I’m blogging today from Long Beach, CA, where KScope11 is taking place. arcplan is in booth #309 showing attendees why we’re the #1 third-party front-end to Oracle Essbase. We’re also demonstrating arcplan Mobile on an iPad and giving attendees the chance to win an iPad2 for themselves. Reception has been great so far! Stop by and see us if you’re at the show!
Thanks for keeping track of our series on Business Intelligence ROI! So far we’ve evaluated the potential ROI of a new BI project and we’ve explored the top 5 BI projects that never pay off. Finally, today we’ll outline the methodology for calculating the actual ROI of your BI project. We can accomplish this by addressing specific phases in our Cost-Benefit Analysis.
- Choose a targeted return goal and state your definition of success. One of Steven Covey’s habits in his book entitled “The 7 Habits of Highly Effective People” is to begin with the end in mind. Are you trying to reduce costs, avoid costs, or enhance profitability? State your goal so that you know what you’re working towards.
- List assumptions. Clearly state the specific assumptions being made in the Cost-Benefit Analysis. Provide documentation for the rationale or logic used in making this assumption and include any implications or risks involved. Yes, it’s a way of covering your bases, but more importantly it gives the project transparency.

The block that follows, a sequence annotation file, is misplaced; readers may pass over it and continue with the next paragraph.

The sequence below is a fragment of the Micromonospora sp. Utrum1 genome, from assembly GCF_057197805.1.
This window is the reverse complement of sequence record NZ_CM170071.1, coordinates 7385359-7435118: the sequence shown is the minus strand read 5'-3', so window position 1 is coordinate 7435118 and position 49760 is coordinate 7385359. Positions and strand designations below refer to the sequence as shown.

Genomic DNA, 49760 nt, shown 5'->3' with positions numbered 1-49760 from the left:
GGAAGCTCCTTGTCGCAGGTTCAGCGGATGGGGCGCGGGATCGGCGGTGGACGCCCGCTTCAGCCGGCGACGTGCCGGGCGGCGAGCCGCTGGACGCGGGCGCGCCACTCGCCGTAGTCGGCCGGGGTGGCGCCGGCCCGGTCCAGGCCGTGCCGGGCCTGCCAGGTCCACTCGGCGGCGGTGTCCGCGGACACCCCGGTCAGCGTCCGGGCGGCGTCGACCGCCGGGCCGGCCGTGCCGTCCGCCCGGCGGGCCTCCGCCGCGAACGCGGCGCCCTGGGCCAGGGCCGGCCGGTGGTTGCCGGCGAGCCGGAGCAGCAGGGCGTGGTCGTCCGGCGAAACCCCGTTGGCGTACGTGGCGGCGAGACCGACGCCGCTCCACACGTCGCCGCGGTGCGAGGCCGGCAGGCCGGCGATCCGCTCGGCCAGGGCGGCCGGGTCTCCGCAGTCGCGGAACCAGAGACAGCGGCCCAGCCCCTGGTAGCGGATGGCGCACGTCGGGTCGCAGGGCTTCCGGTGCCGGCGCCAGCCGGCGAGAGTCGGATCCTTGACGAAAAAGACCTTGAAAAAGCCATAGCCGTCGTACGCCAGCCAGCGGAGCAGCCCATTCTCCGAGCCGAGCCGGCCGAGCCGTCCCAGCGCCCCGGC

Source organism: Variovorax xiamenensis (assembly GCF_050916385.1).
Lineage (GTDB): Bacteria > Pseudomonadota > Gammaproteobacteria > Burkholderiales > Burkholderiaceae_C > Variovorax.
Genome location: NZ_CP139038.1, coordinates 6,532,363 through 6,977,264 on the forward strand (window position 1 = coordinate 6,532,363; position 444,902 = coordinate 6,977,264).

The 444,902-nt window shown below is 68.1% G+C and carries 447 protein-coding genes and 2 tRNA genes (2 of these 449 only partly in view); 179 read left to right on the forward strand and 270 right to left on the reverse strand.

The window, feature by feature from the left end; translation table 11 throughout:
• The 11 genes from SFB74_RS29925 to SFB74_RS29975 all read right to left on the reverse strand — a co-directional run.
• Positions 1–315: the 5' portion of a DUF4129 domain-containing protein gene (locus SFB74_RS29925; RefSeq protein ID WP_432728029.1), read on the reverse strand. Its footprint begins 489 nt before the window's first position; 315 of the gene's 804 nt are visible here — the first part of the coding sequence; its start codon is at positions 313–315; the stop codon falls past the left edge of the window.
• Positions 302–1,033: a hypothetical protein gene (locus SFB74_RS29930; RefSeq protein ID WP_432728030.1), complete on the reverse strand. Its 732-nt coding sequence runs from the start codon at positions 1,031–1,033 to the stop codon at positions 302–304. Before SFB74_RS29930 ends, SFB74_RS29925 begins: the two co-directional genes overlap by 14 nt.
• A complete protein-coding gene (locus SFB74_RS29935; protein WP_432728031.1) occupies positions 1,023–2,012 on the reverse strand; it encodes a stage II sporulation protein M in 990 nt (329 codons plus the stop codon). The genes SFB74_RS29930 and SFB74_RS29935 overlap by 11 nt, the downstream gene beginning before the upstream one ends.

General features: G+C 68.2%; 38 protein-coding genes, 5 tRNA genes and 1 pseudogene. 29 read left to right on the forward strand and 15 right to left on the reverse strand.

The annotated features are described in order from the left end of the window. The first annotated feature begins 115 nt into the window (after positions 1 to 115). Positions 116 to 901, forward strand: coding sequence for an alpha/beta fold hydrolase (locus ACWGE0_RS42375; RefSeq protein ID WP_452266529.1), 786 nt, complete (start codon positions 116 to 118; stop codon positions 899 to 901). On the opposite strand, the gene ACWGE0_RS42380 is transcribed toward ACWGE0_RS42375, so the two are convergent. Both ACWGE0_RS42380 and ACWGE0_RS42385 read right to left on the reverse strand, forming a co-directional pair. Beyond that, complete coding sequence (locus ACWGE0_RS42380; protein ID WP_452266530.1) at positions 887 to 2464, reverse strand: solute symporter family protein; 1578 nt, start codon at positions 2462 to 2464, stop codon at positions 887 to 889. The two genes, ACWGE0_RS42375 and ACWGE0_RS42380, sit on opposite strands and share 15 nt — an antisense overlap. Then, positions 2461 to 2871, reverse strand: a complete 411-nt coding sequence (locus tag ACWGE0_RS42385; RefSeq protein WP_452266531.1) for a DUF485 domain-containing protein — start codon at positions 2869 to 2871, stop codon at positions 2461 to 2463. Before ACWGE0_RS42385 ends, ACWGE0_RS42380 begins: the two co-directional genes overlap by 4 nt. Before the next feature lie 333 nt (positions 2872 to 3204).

- Resources. In this step, we are calculating costs from specific business units. We need to examine the current process and look at the resources that are currently involved. What is the hourly cost of your external consultants and analysts and how many working hours do they accumulate per week? The hourly rate and hours worked per work week will tell you what the project is costing you in terms of human resource allocation.
- Define the benefits in timeline format. How much time do your analysts or members of the management team spend loading data from a financial system, dealing with data load issues or generating reports? How often do you require external consultants or get visits from external auditors? Additionally, we must note the periodicity of these exercises. How often are these people in place? Monthly, quarterly or twice a year? And do you have daily reconciliations? If some of these tasks can be replaced, automated or accelerated by your BI solution, then you can calculate monthly savings and even a cumulative extended benefit in the future.
Pareto charts are often used to represent which customer segments or product lines are most profitable or contribute most to a company’s revenue. The Pareto principle is also known as the 80-20 rule, which tells us that for many events, 80% of effects come from 20% of the causes. In other words, 20% of your customers likely produce 80% of your revenue.
A Pareto chart is a combination of a bar chart and a line chart, whereby individual units are represented by bars in descending order and the cumulative total is represented by the line. The threshold (70% or 80% for example) is represented by a horizontal line. The segment contribution is determined at the intersection of the cumulative line and the horizontal threshold.